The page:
Beaumaris Modern: Modernist Homes in Beaumaris

A Beaumaris Modern compendium by Fiona Austin


Beaumaris Modern: Modernist Homes in Beaumaris is a collection of mid-century modern Beaumaris houses, beautifully documented by Jack Shelton, a bayside local now living and working as a professional photographer in LA.

Some are original in their design and are the architects’ own homes from the 50s and 60s and other homes have been sensitively restored and renovated.

All the houses have a back story, fascinating interiors and architectural details, particularly the houses in which the owners have lived for over 50 years. Each house features a history, written by Fiona Austin, a Beaumaris resident, interior designer and local Beaumaris heritage expert, and Alison Alexander, a Beaumaris mid-century home owner, writer, editor and daughter of prominent architect Ross Stahle, from the architectural practice Mockridge Stahle Mitchell.

Each house includes a biography of the original architect, written by mid-century expert and architectural historian, Simon Reeves. A detailed floor plan also accompanies each house.


Fiona Austin grew up in a mid-century house in Sydney. Her early exposure to all things mid-century was engendered by her parents who had a strong appreciation of contemporary design.

After studying fine art and then design, Fiona worked for on staff for three years at Home Beautiful Magazine and then went on to edit The Period Home Renovator magazine, whilst studying restoration and conservation at RMIT.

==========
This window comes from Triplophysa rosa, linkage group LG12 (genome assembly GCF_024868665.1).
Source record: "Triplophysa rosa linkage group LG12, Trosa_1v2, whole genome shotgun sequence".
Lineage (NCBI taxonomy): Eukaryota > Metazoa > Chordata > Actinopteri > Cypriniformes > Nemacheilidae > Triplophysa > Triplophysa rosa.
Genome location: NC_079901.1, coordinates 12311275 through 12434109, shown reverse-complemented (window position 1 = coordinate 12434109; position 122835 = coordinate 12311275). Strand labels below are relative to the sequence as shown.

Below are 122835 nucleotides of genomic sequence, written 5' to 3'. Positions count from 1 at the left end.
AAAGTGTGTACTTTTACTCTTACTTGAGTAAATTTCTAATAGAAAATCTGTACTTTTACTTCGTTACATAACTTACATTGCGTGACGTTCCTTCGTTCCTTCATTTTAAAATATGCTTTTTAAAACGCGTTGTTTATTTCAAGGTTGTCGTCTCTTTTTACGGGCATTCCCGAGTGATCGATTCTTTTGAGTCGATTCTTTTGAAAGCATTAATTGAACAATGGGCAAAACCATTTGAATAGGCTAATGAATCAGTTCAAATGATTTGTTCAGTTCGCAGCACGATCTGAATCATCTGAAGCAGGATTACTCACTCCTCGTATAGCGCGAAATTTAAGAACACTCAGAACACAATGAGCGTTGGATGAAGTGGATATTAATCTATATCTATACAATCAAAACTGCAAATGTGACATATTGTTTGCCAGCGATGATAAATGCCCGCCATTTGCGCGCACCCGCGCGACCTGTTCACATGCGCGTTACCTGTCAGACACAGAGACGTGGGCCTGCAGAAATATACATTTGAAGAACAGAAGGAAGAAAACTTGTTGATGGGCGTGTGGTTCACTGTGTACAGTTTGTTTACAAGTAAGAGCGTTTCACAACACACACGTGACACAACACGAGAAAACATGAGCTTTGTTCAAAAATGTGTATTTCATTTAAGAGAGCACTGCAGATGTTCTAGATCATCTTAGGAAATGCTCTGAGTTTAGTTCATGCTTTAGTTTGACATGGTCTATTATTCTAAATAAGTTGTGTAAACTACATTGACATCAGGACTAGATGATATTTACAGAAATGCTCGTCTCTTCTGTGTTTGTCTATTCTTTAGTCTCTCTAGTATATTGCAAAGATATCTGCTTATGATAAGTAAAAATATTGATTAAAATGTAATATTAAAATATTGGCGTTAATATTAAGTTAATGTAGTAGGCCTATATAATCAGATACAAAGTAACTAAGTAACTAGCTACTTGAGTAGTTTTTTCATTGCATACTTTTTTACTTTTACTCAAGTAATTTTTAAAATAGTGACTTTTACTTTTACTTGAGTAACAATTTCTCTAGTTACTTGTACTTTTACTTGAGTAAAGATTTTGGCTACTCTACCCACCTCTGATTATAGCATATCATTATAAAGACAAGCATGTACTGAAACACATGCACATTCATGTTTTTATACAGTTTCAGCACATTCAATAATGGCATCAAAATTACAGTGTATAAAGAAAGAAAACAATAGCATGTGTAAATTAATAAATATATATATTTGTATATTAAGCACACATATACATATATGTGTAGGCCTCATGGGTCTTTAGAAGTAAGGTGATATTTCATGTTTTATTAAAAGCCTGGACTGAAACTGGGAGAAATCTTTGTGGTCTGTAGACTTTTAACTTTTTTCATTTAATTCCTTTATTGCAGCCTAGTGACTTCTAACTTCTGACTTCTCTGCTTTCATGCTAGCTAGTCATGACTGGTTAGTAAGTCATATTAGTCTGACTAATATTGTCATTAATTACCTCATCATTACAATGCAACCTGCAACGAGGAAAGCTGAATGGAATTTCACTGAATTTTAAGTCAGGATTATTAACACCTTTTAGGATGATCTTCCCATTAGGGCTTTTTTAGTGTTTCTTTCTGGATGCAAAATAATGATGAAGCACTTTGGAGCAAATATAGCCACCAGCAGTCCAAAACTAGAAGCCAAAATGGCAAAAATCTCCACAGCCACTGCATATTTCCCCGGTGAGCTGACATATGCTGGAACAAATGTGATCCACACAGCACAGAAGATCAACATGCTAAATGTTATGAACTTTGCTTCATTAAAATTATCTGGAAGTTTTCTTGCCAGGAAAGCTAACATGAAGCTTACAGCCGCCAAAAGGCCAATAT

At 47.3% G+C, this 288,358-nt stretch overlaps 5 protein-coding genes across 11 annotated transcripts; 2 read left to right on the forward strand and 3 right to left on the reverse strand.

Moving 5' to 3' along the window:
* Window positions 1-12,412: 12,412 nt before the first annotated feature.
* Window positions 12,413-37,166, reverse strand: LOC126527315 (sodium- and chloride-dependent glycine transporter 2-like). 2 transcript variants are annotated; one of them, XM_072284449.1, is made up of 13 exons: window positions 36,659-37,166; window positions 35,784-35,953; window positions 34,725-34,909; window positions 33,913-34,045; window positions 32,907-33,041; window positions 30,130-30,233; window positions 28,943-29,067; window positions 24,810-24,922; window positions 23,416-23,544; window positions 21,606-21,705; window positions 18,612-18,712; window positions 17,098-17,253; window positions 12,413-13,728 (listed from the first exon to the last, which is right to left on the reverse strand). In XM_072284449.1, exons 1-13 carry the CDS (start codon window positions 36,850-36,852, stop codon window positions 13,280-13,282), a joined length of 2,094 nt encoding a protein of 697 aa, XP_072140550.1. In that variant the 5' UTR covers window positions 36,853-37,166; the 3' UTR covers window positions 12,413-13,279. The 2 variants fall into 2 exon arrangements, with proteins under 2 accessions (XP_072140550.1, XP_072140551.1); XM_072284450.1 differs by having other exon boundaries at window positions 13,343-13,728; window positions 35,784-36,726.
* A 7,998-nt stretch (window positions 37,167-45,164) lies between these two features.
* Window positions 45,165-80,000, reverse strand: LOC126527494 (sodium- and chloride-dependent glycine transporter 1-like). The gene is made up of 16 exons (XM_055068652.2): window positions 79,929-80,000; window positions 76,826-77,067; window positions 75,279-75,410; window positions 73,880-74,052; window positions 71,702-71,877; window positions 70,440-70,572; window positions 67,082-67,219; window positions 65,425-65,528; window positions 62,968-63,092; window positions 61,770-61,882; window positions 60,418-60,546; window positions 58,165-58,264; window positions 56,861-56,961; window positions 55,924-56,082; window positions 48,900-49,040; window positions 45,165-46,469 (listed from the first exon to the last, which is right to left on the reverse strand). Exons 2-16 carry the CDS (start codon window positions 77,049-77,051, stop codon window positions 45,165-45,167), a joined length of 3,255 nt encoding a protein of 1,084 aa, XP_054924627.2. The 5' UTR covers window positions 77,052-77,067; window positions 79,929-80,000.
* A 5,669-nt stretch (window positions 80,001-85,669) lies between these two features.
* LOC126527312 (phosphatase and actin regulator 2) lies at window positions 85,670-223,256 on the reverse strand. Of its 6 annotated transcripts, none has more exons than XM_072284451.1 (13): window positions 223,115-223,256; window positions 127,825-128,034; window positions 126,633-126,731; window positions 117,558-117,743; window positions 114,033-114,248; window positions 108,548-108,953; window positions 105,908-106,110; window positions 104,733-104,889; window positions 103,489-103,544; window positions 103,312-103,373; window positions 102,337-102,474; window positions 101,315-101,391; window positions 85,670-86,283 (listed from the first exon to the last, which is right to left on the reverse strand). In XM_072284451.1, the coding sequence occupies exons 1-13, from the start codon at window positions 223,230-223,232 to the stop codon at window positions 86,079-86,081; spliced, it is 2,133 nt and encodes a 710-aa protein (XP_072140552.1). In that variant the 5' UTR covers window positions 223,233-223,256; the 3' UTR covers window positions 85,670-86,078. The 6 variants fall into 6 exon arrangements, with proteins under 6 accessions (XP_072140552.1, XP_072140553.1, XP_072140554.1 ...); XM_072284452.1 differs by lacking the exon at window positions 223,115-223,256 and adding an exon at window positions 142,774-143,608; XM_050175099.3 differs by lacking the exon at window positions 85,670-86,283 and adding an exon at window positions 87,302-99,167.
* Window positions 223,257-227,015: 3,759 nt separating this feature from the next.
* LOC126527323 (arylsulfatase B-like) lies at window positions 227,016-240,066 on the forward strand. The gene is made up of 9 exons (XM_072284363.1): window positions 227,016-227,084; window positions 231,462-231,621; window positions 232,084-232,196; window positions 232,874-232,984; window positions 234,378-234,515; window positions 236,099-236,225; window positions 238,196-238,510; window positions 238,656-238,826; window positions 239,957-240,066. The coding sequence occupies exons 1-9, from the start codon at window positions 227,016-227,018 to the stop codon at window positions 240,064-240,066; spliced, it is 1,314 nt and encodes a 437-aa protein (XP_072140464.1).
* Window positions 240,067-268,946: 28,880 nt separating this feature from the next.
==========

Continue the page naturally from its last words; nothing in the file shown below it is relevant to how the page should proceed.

While her children were small, Fiona freelanced for three years, writing about design for the then “Home” section of the “Age” newspaper and Home Beautiful Magazine as well as working as an interior designer for various companies. Fiona established her own interior design practice, Austin Design Associates, in 1999.

In 2001, Fiona and her husband, Craig, and their two sons, purchased a mid-century house in Beaumaris. Over time, Fiona became distressed at seeing many mid-century houses being demolished. Fiona started photographing Midcentury houses and interviewing the owners, then started the Beaumaris Modern Facebook page in an effort to link up possible purchasers of mid-century houses with houses for sale in Beaumaris.

Fiona has operated her design practice for over 20 years and specialises in residential design, with a particular interest in mid-century homes. Fiona is a Chapter councillor and Fellow of the Design Institute of Australia.

Title: Beaumaris Modern
Author: Fiona Austin with Alison Alexander and Simon Reeves
Publisher: Melbourne Books, 2018
ISBN: 9781925556407

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2 days ago

Beaumaris modern


Stephenson House
2 Stayner Street, Beaumaris

Even within the broad closed-set of architect-designed modernist houses in Beaumaris, the work of one particular firm looms large and lavish: the triple-threat triumvirate of Grounds, Romberg & Boyd. Once cannily dubbed by an unnamed contemporary wag as Gruff, Homberg & Boyish, but more readily abbreviated by the catchy portmanteau of Gromboyd, the firm was responsible for at least half a dozen individually-commissioned residences in Beaumaris and Black Rock, to say nothing of perhaps the same number of specimens of its standardised Peninsula House, arguably Australia’s first true blue project house.